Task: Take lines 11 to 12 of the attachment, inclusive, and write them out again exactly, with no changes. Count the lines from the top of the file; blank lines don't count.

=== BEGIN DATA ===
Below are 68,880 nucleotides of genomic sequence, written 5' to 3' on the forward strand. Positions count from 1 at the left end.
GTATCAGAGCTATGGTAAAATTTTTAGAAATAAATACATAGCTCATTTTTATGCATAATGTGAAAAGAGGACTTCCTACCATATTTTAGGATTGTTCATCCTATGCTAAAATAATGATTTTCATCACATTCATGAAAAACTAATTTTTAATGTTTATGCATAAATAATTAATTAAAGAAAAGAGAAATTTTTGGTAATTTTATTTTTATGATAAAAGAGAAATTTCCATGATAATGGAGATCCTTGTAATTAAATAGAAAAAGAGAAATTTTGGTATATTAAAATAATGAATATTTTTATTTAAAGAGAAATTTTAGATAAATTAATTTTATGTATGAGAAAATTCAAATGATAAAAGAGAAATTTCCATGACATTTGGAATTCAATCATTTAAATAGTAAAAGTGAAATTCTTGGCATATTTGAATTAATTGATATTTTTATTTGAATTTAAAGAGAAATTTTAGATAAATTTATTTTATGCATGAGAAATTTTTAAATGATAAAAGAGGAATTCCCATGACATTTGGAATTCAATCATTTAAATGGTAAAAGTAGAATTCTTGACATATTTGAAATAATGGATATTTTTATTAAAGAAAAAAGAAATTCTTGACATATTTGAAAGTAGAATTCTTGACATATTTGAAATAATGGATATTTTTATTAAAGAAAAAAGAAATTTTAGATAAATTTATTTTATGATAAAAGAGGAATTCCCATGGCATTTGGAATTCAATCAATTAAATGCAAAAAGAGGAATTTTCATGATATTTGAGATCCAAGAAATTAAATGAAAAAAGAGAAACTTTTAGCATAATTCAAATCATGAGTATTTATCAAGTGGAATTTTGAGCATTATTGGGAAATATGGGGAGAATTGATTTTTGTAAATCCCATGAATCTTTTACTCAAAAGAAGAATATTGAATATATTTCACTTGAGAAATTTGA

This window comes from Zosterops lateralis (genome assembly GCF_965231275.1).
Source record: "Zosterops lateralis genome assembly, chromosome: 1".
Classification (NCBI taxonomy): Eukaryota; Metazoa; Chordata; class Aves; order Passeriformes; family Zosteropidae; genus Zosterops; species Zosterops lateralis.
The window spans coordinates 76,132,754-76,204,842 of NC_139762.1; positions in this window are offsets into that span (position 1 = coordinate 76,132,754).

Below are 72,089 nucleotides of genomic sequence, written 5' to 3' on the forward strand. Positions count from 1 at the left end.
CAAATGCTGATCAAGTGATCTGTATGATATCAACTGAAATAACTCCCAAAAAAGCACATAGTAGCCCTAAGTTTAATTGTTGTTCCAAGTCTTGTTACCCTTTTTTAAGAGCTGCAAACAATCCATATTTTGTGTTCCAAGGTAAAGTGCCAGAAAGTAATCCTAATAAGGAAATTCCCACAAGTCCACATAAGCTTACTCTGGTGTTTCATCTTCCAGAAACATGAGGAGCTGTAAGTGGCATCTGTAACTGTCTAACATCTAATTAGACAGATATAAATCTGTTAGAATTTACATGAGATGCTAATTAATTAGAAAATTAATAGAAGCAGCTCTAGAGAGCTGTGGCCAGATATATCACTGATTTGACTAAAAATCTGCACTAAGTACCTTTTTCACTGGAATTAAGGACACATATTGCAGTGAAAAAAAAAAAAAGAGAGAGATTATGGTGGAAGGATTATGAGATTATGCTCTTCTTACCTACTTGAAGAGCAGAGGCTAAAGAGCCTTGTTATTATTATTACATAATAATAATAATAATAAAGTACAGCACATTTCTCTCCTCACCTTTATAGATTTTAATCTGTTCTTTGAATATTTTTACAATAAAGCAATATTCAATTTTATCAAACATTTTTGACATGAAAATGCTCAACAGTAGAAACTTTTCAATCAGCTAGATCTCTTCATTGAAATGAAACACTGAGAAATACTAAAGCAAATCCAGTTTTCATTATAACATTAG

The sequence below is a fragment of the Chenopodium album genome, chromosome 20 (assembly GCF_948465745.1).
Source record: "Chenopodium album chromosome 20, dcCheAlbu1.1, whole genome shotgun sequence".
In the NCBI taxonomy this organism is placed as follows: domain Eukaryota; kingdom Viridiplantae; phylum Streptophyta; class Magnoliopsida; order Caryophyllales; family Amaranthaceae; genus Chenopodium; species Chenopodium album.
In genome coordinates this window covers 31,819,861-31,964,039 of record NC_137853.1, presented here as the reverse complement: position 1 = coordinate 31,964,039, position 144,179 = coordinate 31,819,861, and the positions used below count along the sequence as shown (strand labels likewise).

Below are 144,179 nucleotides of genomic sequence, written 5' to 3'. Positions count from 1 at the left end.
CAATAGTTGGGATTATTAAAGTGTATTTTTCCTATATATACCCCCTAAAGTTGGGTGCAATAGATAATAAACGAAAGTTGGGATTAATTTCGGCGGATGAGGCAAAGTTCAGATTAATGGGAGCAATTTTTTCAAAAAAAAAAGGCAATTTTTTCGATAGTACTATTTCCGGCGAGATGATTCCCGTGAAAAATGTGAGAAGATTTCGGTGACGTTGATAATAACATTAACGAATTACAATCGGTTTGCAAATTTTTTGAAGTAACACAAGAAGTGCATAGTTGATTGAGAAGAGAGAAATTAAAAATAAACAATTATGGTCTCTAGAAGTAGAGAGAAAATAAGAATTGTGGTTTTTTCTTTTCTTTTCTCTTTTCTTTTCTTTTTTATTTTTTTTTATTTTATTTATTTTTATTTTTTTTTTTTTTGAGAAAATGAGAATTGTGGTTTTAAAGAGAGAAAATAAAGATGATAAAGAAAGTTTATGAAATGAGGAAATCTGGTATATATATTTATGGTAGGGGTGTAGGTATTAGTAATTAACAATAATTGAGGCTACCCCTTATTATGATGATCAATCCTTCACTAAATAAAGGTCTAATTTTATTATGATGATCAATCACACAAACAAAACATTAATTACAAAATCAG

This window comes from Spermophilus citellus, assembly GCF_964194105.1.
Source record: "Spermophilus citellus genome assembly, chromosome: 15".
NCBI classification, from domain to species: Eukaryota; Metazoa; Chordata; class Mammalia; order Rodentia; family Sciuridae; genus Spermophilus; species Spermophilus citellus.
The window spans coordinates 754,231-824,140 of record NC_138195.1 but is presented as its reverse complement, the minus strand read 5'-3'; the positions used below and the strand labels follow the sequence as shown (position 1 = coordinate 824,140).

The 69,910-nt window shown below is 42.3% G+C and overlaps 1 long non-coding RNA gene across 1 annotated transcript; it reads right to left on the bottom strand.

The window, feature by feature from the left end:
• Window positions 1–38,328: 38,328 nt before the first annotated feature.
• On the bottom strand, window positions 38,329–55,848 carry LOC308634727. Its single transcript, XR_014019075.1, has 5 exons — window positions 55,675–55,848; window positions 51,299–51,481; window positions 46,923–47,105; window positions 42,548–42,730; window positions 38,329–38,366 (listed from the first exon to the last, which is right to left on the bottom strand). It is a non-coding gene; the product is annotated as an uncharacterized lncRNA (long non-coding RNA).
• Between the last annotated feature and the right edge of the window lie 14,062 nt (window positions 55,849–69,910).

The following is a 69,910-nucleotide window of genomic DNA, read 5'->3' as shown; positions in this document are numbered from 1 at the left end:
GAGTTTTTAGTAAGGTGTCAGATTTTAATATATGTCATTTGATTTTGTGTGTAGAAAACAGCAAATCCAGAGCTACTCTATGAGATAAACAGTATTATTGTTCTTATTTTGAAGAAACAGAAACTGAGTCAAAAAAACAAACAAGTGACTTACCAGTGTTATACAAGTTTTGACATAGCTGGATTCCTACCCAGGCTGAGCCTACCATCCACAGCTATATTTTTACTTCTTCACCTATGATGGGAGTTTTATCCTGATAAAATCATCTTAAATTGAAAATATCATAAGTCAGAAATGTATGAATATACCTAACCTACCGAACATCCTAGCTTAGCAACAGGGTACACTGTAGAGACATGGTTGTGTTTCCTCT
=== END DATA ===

In the NCBI taxonomy this organism is placed as follows: domain Eukaryota; kingdom Viridiplantae; phylum Streptophyta; class Magnoliopsida; order Caryophyllales; family Amaranthaceae; genus Chenopodium; species Chenopodium album.
In genome coordinates this window covers 31,819,861-31,964,039 of record NC_137853.1, presented here as the reverse complement: position 1 = coordinate 31,964,039, position 144,179 = coordinate 31,819,861, and the positions used below count along the sequence as shown (strand labels likewise).